I hurt for a long time because of childhood sexual abuse. Now I want to provide a safe place for hurting men to connect with other survivors of sexual abuse. Talk to us. You don't have to use your real name to share your experiences or ask questions.


It surprised me the first time I heard sexual assault linked with the idea of post traumatic stress disorder (PTSD), and yet it fit. Until then I'd associated PTSD with military veterans who continued to relive their horrible ordeal. When I was a kid, the experts used the terms shell shock or combat stress.

My connection began when I read an article about PTSD and learned about their having flashbacks and recurring dreams. I said aloud, "That describes many of us survivors."

In my first year of healing, those flashbacks occurred several times a week. I felt as if the abuse were happening all over again. At other times, especially when I faced an extremely emotional situation, I numbed out, which was also listed among the symptoms.

One man who wrote me privately told me about his PTSD and said, "When the flashbacks occurred, I dealt with them by drinking them away. I called it recreational drinking, but I was self-medicating."

It's not just the symptoms, but how we react. For some men, the effect is debilitating. I was fortunate because I'm a fulltime, freelance writer. For three months after I started my healing, I didn't work much and I was able to stall on projects. Because the pain and the memories were so new and invasive, I told friends I was just taking off a little time for myself—it lasted three months.

I wasn't cured, but during those three months, an almost nightly recurring dream stopped. The flashbacks came less often with lower intensity.

I'm still not fully healed, but I'm getting closer all the time.


Roger Mann said...

My sexual abuse was seldom if ever what I would call violent. Of course I am biased, but as I recall my first memories were scary, confusing and at times disturbing and uncomfortable yet mostly it was what I would call exciting and sometimes pleasant.

As I got older there was more confusion, anger and even rage and jealousy. In my twenties I got myself into some dangerous situations and some violence did occur a time or two.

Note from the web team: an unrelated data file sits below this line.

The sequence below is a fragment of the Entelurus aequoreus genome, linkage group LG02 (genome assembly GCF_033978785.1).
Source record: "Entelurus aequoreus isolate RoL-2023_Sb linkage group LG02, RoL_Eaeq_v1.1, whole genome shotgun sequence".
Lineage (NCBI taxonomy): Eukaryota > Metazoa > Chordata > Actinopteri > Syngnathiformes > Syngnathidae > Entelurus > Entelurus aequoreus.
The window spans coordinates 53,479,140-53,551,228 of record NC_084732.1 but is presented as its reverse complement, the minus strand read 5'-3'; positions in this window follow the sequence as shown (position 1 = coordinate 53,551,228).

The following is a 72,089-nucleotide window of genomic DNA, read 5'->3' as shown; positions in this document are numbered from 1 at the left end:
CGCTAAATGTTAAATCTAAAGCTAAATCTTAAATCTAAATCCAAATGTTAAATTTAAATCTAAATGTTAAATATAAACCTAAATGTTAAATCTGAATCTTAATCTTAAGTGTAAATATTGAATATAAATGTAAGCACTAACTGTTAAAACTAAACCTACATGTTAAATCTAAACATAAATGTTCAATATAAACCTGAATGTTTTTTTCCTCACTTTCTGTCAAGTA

Finally, there was my father's suicide directly after the murder of my mom. Now that was traumatic to say the least.

Even so the idea that I might be a victim of PTSD never ever occurred to me. Then one day I was working with a specialist and he suggested I take some tests. One was a sexual addiction test to see to what extent that might be an issue. The other was an evaluation for possible symptoms of PTSD.

I had met PTSD victims and while I admitted I shared and sympathized with some of their symptoms, it still never occurred to me to wonder about that. PTSD was for people who has survived plane crashes, wars, disasters or some act of violence. Certainly not me.

Wrong! If the test is to be believed I scored about 95-98%. I can't remember the exact number but it was in the high nineties and I was stunned.

I am still a bit uncomfortable with that title but the more I explored the subject, the more I had to admit I have way to many symptoms for it to be coincidence.

I am currently exploring the possibility of getting some intensive help for dealing with the symptoms because I do not want to go on living like this and feeling so out of control.

Thanks for bringing this up.

Mark Cooper said...

Several months ago I was sharing with my counselor my uncontrollable need to "feel" trauma. Any trauma.

She looked at me and said, "That's PTSD". Since then I've taken a test a rank high in the PTSD symptoms I deal with.

Today is a bad day. I've spent most of the day in bed, with the door closed. It's how I feel safe. Today